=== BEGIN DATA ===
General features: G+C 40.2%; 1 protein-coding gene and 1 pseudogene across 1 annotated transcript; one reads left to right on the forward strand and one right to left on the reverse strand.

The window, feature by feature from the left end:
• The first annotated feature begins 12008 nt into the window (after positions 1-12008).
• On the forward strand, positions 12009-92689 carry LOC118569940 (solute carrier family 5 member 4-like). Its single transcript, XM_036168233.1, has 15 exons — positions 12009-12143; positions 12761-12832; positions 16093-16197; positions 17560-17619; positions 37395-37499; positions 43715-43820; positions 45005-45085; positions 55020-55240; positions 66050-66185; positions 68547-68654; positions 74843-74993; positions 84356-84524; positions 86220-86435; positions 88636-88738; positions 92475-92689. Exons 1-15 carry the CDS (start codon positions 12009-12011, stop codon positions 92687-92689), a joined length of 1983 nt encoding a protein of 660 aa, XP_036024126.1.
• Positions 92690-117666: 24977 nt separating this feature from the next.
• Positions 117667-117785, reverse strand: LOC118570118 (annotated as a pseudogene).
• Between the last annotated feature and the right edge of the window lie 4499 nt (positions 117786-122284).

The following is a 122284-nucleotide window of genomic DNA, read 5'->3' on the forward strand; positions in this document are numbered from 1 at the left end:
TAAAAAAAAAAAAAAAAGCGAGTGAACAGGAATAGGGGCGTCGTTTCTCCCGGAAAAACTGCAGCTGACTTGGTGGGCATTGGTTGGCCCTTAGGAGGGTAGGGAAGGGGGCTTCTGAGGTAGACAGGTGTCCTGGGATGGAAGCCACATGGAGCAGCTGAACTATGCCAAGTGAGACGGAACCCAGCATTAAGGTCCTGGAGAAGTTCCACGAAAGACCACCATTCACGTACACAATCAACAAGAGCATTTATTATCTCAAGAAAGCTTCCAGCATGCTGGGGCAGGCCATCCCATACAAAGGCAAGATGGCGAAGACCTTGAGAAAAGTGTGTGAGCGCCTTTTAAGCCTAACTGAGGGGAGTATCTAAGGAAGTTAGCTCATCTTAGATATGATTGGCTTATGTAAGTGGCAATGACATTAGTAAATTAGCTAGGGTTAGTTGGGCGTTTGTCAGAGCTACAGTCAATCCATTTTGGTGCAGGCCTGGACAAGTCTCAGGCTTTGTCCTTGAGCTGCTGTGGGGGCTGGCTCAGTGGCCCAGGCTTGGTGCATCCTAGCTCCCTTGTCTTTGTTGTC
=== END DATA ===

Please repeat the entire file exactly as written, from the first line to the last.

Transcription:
General features: G+C 40.2%; 1 protein-coding gene and 1 pseudogene across 1 annotated transcript; one reads left to right on the forward strand and one right to left on the reverse strand.

The window, feature by feature from the left end:
• The first annotated feature begins 12008 nt into the window (after positions 1-12008).
• On the forward strand, positions 12009-92689 carry LOC118569940 (solute carrier family 5 member 4-like). Its single transcript, XM_036168233.1, has 15 exons — positions 12009-12143; positions 12761-12832; positions 16093-16197; positions 17560-17619; positions 37395-37499; positions 43715-43820; positions 45005-45085; positions 55020-55240; positions 66050-66185; positions 68547-68654; positions 74843-74993; positions 84356-84524; positions 86220-86435; positions 88636-88738; positions 92475-92689. Exons 1-15 carry the CDS (start codon positions 12009-12011, stop codon positions 92687-92689), a joined length of 1983 nt encoding a protein of 660 aa, XP_036024126.1.
• Positions 92690-117666: 24977 nt separating this feature from the next.
• Positions 117667-117785, reverse strand: LOC118570118 (annotated as a pseudogene).
• Between the last annotated feature and the right edge of the window lie 4499 nt (positions 117786-122284).

The following is a 122284-nucleotide window of genomic DNA, read 5'->3' on the forward strand; positions in this document are numbered from 1 at the left end:
TAAAAAAAAAAAAAAAAGCGAGTGAACAGGAATAGGGGCGTCGTTTCTCCCGGAAAAACTGCAGCTGACTTGGTGGGCATTGGTTGGCCCTTAGGAGGGTAGGGAAGGGGGCTTCTGAGGTAGACAGGTGTCCTGGGATGGAAGCCACATGGAGCAGCTGAACTATGCCAAGTGAGACGGAACCCAGCATTAAGGTCCTGGAGAAGTTCCACGAAAGACCACCATTCACGTACACAATCAACAAGAGCATTTATTATCTCAAGAAAGCTTCCAGCATGCTGGGGCAGGCCATCCCATACAAAGGCAAGATGGCGAAGACCTTGAGAAAAGTGTGTGAGCGCCTTTTAAGCCTAACTGAGGGGAGTATCTAAGGAAGTTAGCTCATCTTAGATATGATTGGCTTATGTAAGTGGCAATGACATTAGTAAATTAGCTAGGGTTAGTTGGGCGTTTGTCAGAGCTACAGTCAATCCATTTTGGTGCAGGCCTGGACAAGTCTCAGGCTTTGTCCTTGAGCTGCTGTGGGGGCTGGCTCAGTGGCCCAGGCTTGGTGCATCCTAGCTCCCTTGTCTTTGTTGTC